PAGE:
Paoli was the sixth, and last, child of Hyacinthe (Ghjacinto) and Danisia Valentini de Pastroreccia. He was especially close to his older, and only, brother, Clément. Paoli’s father, Hyacinthe, was one of the leaders of a rebellion against Genoan rule that began in 1735. But the French soon arrived with a strong force, and in 1738, Hyacinthe was forced into exile in Naples, where he joined a Corsican army regiment against the French. He took with him only his fourteen-year-old son Pasquale. Much has been made by Boswell, among others, of the influence of French thinkers like Rousseau and Montesquieu on Paoli. But they overlook his early education in Italy and the greater influence of Machiavelli and Thomas Aquinas in Paoli’s writings.

Hyacinthe wanted Pasquale to become a priest. While Paoli had always been religious he felt he did not have a priestly vocation.3 Instead, he became a soldier, joining the Corsican regiment in Naples in 1741, in which he served for the next fourteen years, a period when the Genoese once again occupied Corsica.4 Even though he was in Italy, Paoli seems to have felt that it was his destiny to rebuild the Corsican nation. While still a soldier he made a study of the literatures that he thought might be useful to him. One of the qualities that astounded Boswell when they met was the depth of Paoli’s culture. In many quarters Corsicans were considered barely literate primitives, yet here was someone who seemed to know the classics by heart.


In the spring of 1755, Paoli returned to the island to take part in the rebellion, an action his father vehemently opposed. He was just thirty. Paoli wrote Hyacinthe reassuring letters, some of which are quoted by Professor Graziani:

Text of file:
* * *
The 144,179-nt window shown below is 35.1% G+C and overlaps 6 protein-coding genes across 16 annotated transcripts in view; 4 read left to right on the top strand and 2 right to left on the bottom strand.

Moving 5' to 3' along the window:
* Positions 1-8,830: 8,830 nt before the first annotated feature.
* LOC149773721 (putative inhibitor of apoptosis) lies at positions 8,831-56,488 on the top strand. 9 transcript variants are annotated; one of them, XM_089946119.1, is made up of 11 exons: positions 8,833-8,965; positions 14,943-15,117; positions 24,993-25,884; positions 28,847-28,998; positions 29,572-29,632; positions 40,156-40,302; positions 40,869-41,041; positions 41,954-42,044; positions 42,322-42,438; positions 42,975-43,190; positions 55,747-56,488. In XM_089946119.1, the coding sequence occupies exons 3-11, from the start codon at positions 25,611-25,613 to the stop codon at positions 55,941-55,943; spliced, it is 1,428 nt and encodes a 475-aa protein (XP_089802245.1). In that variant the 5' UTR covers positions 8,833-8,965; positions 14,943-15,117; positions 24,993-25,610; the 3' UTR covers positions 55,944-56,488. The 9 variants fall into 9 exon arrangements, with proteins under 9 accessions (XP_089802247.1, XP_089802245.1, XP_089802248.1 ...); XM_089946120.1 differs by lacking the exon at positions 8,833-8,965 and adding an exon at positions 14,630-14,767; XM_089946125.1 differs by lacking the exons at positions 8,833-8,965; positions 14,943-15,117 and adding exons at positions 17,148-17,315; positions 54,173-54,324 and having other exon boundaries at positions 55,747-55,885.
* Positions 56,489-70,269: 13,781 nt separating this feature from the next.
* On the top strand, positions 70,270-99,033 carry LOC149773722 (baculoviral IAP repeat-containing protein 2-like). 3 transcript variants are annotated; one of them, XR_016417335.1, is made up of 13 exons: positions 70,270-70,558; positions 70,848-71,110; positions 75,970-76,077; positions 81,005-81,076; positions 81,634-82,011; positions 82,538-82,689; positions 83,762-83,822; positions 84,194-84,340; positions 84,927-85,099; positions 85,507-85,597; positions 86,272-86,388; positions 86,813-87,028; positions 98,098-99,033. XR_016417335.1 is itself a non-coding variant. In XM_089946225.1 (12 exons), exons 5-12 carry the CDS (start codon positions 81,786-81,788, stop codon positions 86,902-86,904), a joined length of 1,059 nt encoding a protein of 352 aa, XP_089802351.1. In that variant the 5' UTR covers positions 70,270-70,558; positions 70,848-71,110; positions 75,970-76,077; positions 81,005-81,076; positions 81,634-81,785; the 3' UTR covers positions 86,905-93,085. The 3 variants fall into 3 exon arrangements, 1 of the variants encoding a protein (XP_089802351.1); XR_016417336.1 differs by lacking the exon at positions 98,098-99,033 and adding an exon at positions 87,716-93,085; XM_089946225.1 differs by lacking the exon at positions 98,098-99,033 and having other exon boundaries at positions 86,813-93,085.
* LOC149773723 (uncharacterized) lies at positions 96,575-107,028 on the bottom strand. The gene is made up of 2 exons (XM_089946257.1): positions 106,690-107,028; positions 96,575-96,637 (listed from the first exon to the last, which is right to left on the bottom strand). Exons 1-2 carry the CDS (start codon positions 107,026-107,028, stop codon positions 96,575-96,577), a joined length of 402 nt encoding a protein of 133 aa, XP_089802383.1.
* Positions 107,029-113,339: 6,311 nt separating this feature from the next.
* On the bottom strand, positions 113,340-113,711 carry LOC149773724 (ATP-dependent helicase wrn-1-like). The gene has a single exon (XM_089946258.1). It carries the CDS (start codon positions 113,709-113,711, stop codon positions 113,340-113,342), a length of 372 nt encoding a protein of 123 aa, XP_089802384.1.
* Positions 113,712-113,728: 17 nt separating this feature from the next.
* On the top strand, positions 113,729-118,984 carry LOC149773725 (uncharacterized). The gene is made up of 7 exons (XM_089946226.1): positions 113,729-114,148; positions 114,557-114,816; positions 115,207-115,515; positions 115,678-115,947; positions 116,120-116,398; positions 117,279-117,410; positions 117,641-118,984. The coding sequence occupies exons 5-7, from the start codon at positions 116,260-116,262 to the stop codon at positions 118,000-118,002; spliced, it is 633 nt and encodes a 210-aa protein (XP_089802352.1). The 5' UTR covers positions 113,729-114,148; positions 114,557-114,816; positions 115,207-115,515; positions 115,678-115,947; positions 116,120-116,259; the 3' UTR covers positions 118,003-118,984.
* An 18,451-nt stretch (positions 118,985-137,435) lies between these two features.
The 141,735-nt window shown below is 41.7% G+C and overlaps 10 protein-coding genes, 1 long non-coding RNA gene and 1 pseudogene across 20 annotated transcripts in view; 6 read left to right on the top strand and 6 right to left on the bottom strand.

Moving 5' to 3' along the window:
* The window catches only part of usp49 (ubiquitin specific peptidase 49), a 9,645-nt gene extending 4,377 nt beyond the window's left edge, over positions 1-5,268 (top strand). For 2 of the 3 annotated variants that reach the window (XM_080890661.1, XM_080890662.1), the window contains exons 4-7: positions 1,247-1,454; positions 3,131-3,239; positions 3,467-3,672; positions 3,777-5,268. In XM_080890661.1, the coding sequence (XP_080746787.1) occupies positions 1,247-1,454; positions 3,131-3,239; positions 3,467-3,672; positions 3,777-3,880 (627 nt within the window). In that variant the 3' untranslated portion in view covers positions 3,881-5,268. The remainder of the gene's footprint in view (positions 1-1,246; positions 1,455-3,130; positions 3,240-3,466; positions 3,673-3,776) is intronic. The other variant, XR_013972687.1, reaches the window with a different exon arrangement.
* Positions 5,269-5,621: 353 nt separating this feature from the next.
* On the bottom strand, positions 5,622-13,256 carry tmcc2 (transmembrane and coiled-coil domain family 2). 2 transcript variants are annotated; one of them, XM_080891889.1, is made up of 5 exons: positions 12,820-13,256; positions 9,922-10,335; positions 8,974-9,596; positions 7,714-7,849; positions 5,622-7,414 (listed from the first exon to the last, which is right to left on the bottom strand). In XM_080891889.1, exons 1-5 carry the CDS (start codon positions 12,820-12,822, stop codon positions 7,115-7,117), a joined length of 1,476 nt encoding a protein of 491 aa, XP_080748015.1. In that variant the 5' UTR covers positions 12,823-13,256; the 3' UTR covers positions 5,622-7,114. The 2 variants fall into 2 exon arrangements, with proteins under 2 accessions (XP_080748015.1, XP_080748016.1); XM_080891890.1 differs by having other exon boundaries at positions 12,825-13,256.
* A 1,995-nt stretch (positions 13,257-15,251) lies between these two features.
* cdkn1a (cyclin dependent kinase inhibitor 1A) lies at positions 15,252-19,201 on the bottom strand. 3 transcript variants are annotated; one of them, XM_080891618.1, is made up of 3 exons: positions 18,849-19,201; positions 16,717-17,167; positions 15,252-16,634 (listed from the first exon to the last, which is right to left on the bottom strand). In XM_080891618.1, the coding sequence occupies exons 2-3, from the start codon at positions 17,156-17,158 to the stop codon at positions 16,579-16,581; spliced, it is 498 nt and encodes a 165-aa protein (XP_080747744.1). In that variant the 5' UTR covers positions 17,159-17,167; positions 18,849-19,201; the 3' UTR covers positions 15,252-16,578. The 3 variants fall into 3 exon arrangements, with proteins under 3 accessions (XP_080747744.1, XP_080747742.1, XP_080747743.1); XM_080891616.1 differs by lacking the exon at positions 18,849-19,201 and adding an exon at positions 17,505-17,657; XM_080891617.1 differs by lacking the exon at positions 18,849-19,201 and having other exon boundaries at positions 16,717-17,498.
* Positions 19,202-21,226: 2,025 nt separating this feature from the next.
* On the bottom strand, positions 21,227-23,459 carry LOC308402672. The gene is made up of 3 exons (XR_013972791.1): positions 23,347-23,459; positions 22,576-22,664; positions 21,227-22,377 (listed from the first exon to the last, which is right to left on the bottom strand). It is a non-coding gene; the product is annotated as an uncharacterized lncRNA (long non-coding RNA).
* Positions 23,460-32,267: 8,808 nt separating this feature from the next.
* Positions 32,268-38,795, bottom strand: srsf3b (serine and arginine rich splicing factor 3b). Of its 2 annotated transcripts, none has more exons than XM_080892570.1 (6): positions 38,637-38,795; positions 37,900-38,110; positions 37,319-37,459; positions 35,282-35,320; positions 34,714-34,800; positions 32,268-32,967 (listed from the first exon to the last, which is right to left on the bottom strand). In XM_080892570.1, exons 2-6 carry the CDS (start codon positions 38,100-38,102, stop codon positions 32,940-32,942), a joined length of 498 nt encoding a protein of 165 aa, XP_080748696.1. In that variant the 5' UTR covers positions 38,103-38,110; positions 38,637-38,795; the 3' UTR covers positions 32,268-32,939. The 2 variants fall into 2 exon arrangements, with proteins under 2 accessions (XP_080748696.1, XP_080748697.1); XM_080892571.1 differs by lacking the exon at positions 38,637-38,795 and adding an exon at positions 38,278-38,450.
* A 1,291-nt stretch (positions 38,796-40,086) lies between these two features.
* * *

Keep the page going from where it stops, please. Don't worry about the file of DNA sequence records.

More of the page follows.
I see my passage [to Corsica] as the invitation to a party, and you see it as a step toward death and unhappiness. As I’ve written to you, I’ll take precautions to make it certain that your dreams are clearly the product of the alarmed imagination of a father.

What is remarkable is that by July, Paoli had been elected “general of the Nation” which meant that he was now to lead the rebellion against the Genoese. It is quite unclear, at least to me, why his fellow Corsicans should have put such trust in someone who had not been on the island for more than fifteen years and who was so young, unless he was a remarkable personality. I did not realize until I read Professor Graziani’s book that Paoli was not robust, suffering particularly from, among other ailments, prolonged spells of dizziness.

Paoli wanted nothing less than to create a new country—something like a constitutional republic. He did in fact establish a partly independent Corsica between 1757 and 1768. The obstacles, internal and external, were enormous and in the long run he failed. He was never able to free the island’s large coastal cities from the Genoese, although he fought several successful campaigns against them. He tried to create a navy, but failed for lack of money and because the Corsicans, although they live on an island, are not a maritime people. In 1758, he managed to create a port at L’Île-Rousse on the northwest coast that allowed enterprising Corsicans to avoid burdensome Genoese taxes on trade, as well as an institute of higher learning in Corte, a substantial town in the central highlands which he made his capital and where he set up a printing house that published material describing events in Corsica and helped gain support for his republic throughout Europe. He encouraged Jews to come to Corsica, granting them full rights. When an objection was raised to this Paoli wrote, “La liberté n’a ni confesseurs ni inquisiteurs.” (“Liberty has neither confessors nor inquisitors.”)